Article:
- Would a Retirement Investor reasonably believe the financial institution was offering fiduciary investment advice based on the financial institution’s marketing and other publicly available materials? Does the financial institution hold itself out as a “trusted adviser”?
The DOL also confirmed that the advice need only be a primary basis, not the primary basis.
Condition #5: “the advice will be individualized to the plan”
The DOL did not elucidate on this requirement in the new rule. A good rule of thumb, however, is that the more individually tailored the communication is to a specific recipient, the more likely the communication will be viewed as a recommendation by the DOL.
Financial institutions, especially those that believe they do not provide investment advice to retirement investors, should carefully consider whether the DOL’s expansive view of these requirements alters their status as a fiduciary so that they do not inadvertently cause a non-exempt prohibited transaction. An accompanying class exemption goes into effect on February 16, 2021 and would be available for those who become investment advice fiduciaries
1 It is crucial to note that the DOL’s 2016 conflicts of interest rule included an exception for incidental advice provided in connection with counterparty transactions with a plan fiduciary with financial expertise. As the DOL noted then, “[t]he premise… was that both sides of such transactions understand that they are acting at arm’s length, and neither party expects that recommendations will necessarily be based on the buyer’s best interests, or that the buyer will rely on them as such.” The new rule, however, contains no such exception.
2 In the DOL’s eyes, a financial institution that recommends a rollover to a retirement investor can generally expect to earn an ongoing advisory fee or transaction-based compensation from the IRA, whereas it may or may not earn compensation if the assets remain in the ERISA plan.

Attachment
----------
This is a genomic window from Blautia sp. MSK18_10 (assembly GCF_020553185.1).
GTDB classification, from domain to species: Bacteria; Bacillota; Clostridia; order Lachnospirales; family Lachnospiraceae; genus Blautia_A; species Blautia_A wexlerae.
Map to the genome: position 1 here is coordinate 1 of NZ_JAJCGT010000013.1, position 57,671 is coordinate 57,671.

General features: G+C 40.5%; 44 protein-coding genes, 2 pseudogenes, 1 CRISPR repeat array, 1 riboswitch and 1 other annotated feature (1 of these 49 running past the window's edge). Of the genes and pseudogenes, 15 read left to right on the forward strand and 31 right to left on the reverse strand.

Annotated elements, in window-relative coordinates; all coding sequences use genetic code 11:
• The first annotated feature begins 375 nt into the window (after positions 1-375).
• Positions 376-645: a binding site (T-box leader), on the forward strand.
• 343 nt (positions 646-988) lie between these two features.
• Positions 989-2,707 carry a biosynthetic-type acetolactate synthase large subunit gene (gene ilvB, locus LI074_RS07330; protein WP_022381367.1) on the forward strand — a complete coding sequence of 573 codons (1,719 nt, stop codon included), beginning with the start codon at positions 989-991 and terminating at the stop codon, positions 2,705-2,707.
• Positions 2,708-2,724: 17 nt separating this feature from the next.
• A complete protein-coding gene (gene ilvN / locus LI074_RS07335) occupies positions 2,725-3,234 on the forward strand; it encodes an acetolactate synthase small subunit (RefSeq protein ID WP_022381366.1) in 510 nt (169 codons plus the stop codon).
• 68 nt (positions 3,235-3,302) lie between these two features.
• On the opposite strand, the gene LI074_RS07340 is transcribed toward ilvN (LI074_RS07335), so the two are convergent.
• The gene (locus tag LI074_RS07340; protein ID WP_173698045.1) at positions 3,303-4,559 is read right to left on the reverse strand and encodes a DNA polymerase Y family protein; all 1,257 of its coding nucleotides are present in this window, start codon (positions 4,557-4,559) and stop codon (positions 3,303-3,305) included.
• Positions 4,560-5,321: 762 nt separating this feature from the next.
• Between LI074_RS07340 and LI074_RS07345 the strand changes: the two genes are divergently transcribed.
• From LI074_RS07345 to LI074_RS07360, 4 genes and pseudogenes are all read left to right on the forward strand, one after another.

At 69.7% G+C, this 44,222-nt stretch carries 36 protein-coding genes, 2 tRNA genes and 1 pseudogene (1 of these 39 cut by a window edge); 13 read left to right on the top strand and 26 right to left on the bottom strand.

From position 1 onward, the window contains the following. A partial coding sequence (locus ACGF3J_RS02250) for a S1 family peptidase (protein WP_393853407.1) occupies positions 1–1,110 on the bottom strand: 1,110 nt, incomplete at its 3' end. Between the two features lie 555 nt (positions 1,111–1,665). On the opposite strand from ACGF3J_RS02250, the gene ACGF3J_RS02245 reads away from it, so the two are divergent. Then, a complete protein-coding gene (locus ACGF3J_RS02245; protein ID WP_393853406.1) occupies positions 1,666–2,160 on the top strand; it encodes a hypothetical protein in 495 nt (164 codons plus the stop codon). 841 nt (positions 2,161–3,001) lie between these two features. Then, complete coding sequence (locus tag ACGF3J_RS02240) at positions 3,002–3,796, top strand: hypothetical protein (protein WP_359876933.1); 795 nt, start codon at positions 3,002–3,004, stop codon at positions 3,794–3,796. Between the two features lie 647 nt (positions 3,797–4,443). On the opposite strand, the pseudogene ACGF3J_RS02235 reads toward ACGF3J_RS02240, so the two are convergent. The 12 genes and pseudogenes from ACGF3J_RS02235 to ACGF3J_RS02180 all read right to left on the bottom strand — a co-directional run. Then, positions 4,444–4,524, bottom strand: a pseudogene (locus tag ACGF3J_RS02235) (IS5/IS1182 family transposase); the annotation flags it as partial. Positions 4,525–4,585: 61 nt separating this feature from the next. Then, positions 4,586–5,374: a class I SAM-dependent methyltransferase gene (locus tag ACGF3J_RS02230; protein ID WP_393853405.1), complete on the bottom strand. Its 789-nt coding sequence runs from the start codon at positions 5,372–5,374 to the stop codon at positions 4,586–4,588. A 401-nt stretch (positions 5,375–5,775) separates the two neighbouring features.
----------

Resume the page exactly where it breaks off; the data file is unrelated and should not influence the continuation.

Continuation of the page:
3 As noted above, the DOL will only treat the marketing of oneself as a “recommendation” if such communication is accompanied by a specific recommendation of a product or service. It is unclear whether the DOL will look for a recommendation of a product or service in fact or in effect, a thorny issue similarly raised under the predecessor 2016 rulemaking.
The U.S. Department of Labor (DOL) released last week a new class exemption that would provide relief to registered investment advisers, broker-dealers, banks and insurance companies for the receipt of compensation as a result of providing investment advice, including rollover advice, to ERISA-covered plans and individual retirement accounts (IRAs). Also included in this rulemaking package is new guidance from the DOL on its recent reinstatement of the traditional five-part test when one becomes an investment advice fiduciary.
Here we provide a brief overview of this significant rulemaking.
Here are the key takeaways: